“Be the reason someone smiles. Be the reason someone feels loved and believes in the goodness in people.”

- Roy T. Bennett

The fatigue experienced by the pandemic, now over a year old, is wearing on people. You see it in their eyes and hear it in their voices. People are tired of wearing masks, not seeing family members or friends, wondering how they will pay bills, buy groceries, take care of family members who are sick, and keep themselves well in the face of everything else they have to deal with.

The fatigue is real and the depression, anxiety, and suicides related to it have skyrocketed. Due to COVID-19, those with depression may now feel more isolation, anxiety about the future, and fear of going somewhere that is over and above what everyone else is feeling. There may be a delay in getting an appointment for treatment and if quarantine is necessary, it may only increase one’s sense of isolation and hopelessness about what is going to happen. Be aware of those in your family and circle of friends who already deal with depression. Check-in on them and make sure they are fine and don’t need anything.

In an article by Brian P. Dunleavy for UPI (United Press International), he stated that a new study found, “As many as one in three adults in the United States have experienced mental health problems related to the COVID-19 pandemic.” The study also found that “Just under 12 percent indicated that they have contemplated suicide since the start of the pandemic.” Don’t be afraid to reach out for help locally or by calling The National Suicide Prevention Lifeline at 1-800-273-8255.

Texas and Mississippi opened up 100 percent in mid-March. As more states open, we will still have many things to work through. Some people will feel it’s too early to open up; others will think it’s about time. It may be confusing following guidelines for different states if you plan to travel. It remains to be seen how this will unfold.

Vermont Governor Phil Scott, in his press release from March 12, loosened the restrictions for allowing households to gather as well as restaurant guidelines. He said, “Vermont has taken one of, if not the, most cautious approaches in the country to slow the spread of the virus and reduce deaths. I know this has caused a lot of frustration…But as we vaccinate more people, you can expect the spigot turns to be more frequent. I believe we’re going to be in a very good place by summer.” This certainly gives us hope. By the time you read this, even more restrictions may have been lifted. Follow updates at www.healthvermont.gov/covid-19.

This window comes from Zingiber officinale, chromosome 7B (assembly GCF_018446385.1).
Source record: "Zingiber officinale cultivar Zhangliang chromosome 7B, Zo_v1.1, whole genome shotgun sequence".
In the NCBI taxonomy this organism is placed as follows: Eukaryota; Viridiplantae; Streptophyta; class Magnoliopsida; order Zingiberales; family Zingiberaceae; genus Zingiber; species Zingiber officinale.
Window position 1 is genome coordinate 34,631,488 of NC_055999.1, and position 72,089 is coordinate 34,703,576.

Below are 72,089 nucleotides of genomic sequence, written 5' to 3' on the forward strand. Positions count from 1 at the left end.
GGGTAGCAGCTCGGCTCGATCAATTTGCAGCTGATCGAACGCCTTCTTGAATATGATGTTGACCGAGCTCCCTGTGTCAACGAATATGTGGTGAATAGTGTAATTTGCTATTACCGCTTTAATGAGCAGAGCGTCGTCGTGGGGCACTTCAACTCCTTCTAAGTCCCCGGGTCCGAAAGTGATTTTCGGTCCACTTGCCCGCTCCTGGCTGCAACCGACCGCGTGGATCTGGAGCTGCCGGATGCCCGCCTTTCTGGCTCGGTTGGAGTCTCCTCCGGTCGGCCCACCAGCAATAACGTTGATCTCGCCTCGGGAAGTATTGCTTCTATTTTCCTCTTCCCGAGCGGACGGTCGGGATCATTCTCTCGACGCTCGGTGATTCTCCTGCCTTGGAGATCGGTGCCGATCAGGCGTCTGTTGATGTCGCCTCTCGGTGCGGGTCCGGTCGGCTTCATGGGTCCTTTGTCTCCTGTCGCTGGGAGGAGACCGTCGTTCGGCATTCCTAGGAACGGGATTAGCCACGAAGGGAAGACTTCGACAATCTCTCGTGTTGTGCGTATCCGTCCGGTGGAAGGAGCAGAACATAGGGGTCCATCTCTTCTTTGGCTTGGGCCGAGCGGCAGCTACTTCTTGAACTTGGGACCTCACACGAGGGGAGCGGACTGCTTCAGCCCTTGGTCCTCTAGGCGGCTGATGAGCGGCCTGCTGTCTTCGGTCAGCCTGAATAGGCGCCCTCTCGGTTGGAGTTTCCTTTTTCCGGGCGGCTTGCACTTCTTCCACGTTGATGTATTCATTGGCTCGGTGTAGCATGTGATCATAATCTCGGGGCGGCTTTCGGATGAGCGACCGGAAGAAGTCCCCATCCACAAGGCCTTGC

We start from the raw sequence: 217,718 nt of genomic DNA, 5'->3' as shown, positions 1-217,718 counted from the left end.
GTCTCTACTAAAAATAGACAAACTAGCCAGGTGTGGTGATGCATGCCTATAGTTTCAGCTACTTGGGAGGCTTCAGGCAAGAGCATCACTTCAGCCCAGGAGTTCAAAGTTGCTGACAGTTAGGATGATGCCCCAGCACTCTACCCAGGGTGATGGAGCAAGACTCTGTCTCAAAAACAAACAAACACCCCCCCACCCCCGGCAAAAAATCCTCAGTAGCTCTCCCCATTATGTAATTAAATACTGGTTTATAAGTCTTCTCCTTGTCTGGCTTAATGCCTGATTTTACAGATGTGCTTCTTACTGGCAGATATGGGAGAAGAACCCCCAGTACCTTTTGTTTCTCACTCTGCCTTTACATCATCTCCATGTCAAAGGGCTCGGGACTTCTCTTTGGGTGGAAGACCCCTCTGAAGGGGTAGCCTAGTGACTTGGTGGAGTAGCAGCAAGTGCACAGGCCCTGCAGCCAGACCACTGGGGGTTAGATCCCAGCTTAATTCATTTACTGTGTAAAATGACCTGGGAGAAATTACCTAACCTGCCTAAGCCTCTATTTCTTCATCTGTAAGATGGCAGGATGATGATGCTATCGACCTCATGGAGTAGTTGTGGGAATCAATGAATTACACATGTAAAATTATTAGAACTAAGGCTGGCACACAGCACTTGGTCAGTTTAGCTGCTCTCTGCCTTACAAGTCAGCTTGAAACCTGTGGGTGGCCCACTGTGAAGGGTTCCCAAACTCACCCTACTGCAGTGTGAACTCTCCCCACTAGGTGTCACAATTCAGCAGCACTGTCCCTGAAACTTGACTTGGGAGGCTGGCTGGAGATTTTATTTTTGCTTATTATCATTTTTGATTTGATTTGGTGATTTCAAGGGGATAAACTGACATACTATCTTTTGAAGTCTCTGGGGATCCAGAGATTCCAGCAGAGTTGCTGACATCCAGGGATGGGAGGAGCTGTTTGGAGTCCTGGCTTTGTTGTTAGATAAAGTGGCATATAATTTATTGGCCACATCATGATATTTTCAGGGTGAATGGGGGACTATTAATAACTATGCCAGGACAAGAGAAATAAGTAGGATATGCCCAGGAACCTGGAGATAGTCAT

People will have mixed reactions as we come out of this pandemic. Those who have family members who passed away without being by their bedsides will always feel that loss. Those who have businesses that will not reopen will always wonder if their dreams could have come true. Those who have gotten used to being at home may have anxiety about going out again. To me, these are all-natural reactions. Treat people with kindness as we may not know the full extent of their journey over the last year.

One night I couldn’t sleep and I got up around 2:30 a.m. I opened my laptop, signed into Facebook, and suddenly a message popped up. It read, “Are you as awake as I am?” It was from my high school friend, Cheri, who lives in Maine and with whom I reconnected in the last year. We messaged back and forth for quite a while about when we were getting our vaccines, how we didn’t go out very much, our families, St. Johnsbury, and what it was like when we were in high school. We are supposed to have a “milestone” class reunion in June but that may not happen. Cheri did not have to reach out in the middle of the night when she saw I was online, but she did. It was a simple act of kindness, but it meant a lot to me. Out there in the night was another woman who couldn’t turn her mind off from the problems in the world. Kindness is highly underrated. Sometimes what you do may seem insignificant to you, but may be lifesaving to someone else. Never underestimate the value of a phone call, message, note, cookies, or any other little things that can put a smile on someone’s face.

The vaccines are now available, and I am ready to get my shots so that I will be able to see some of the younger members of our family. I am thankful that we have local places to get the shots and don’t have to travel an hour or more. I can go one mile down the street. Some people are not planning on getting the vaccine and that is their choice. We must be understanding about their reasons even though we may not agree.

Hugs, fresh air, sunshine, and warmer temperatures. That’s what I am waiting for.

Life is a journey. Let us be happy for each day and find ways to help each other during these still-troubling times.